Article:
Biasioli F, Gasperi F (2011) PTR-MS monitoring of VOCs and BVOCs in food science and technology. Trac-Trend Anal Chem 7:968–977Google Scholar
  63. 63.
    Sulzer P, Edtbauer A, Hartungen E, Jürschik S, Jordan A, Hanel G, Feil S, Jaksch S, Märk L, Märk TD (2012) From conventional proton-transfer-reaction mass spectrometry (PTR-MS) to universal trace gas analysis. Int J Mass Spectrom 321–322:66–70Google Scholar
  64. 64.
    Vaidyanathan S, Gaskell S, Goodacre R (2006) Matrix-suppressed laser desorption/ionisation mass spectrometry and its suitability for metabolome analyses. Rapid Commun Mass Spectrom 20:1192–1198Google Scholar
  65. 65.
    Edwards JL, Kennedy RT (2005) Metabolomic analysis of eukaryotic tissue and prokaryotes using negative mode MALDI time-of-flight mass spectrometry. Anal Chem 77:2201–2209Google Scholar
  66. 66.
    Miura D, Fujimura Y, Tachibana H, Wariishi H (2010) Highly sensitive matrix-assisted laser desorption ionization-mass spectrometry for high-throughput metabolic profiling. Anal Chem 82:498–504Google Scholar
  67. 67.
    Vaidyanathan S, Jones D, Broadhurst DI, Ellis J, Jenkins T, Dunn WB, Hayes A, Burton N, Oliver SG, Kell DB (2005) A laser desorption ionisation mass spectrometry approach for high throughput metabolomics. Metabolomics 1:243–250Google Scholar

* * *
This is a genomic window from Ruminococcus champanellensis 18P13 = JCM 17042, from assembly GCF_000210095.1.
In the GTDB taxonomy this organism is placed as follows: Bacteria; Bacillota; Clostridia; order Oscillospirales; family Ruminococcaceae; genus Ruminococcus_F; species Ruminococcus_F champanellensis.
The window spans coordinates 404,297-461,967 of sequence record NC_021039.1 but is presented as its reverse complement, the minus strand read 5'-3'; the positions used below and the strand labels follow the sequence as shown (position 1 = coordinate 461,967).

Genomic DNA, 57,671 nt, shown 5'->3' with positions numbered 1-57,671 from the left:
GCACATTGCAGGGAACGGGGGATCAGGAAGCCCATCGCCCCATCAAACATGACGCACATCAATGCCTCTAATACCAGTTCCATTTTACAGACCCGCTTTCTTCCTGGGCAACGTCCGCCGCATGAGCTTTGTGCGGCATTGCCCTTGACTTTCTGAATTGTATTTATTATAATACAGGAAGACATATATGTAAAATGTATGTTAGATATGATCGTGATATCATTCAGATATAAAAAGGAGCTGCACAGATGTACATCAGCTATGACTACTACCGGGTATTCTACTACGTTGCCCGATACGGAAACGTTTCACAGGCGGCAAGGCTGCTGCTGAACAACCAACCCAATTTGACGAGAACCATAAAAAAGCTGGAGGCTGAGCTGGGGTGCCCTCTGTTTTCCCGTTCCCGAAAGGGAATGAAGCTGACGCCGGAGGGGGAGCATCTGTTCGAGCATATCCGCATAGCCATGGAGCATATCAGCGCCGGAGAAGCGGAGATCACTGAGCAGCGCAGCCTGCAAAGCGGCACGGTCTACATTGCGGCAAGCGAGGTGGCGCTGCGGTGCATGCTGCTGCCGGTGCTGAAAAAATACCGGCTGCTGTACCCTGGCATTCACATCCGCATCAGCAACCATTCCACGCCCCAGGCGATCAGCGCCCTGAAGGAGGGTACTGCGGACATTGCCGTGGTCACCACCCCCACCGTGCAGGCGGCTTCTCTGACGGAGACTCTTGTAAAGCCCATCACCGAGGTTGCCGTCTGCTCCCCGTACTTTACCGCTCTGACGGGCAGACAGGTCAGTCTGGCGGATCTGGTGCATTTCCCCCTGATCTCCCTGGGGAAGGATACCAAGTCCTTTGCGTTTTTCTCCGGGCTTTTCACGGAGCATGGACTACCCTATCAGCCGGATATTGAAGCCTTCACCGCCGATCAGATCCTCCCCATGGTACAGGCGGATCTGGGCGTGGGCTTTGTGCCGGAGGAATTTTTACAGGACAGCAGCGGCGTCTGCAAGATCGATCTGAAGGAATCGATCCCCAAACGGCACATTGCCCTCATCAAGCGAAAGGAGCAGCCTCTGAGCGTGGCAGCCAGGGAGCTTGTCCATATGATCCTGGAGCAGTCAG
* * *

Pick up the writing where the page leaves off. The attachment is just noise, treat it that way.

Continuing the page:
68. 68.
    Vaidyanathan S, Jones D, Ellis J, Jenkins T, Chong C, Anderson M, Goodacre R (2007) Laser desorption/ionization mass spectrometry on porous silicon for metabolome analyses: influence of surface oxidation. Rapid Commun Mass Spectrom 21:2157–2166Google Scholar
  69. 69.
    Careri M, Elviri L, Mangia A, Zagnoni I, Agrimonti C, Visioli G, Marmiroli N (2003) Analysis of protein profiles of genetically modified potato tubers by matrix-assisted laser desorption/ionization time-of-flight mass spectrometry. Rapid Commun Mass Spectrom 17:479–483Google Scholar
  70. 70.
    Cozzolino R, De Giulio B (2011) Application of ESI and MALDI-TOF MS for triacylglycerols analysis in edible oils. Eur J Lipid Sci Technol 113:160–167Google Scholar
  71. 71.
    Ciarmiello LF, Mazzeo MF, Minasi P, Peluso A, De Luca A, Piccirillo P, Siciliano RA, Carbone V (2014) Analysis of different European hazelnut (Corylus avellana L.) cultivars: authentication, phenotypic features, and phenolic profiles. J Agric Food Chem 62:6236–6246Google Scholar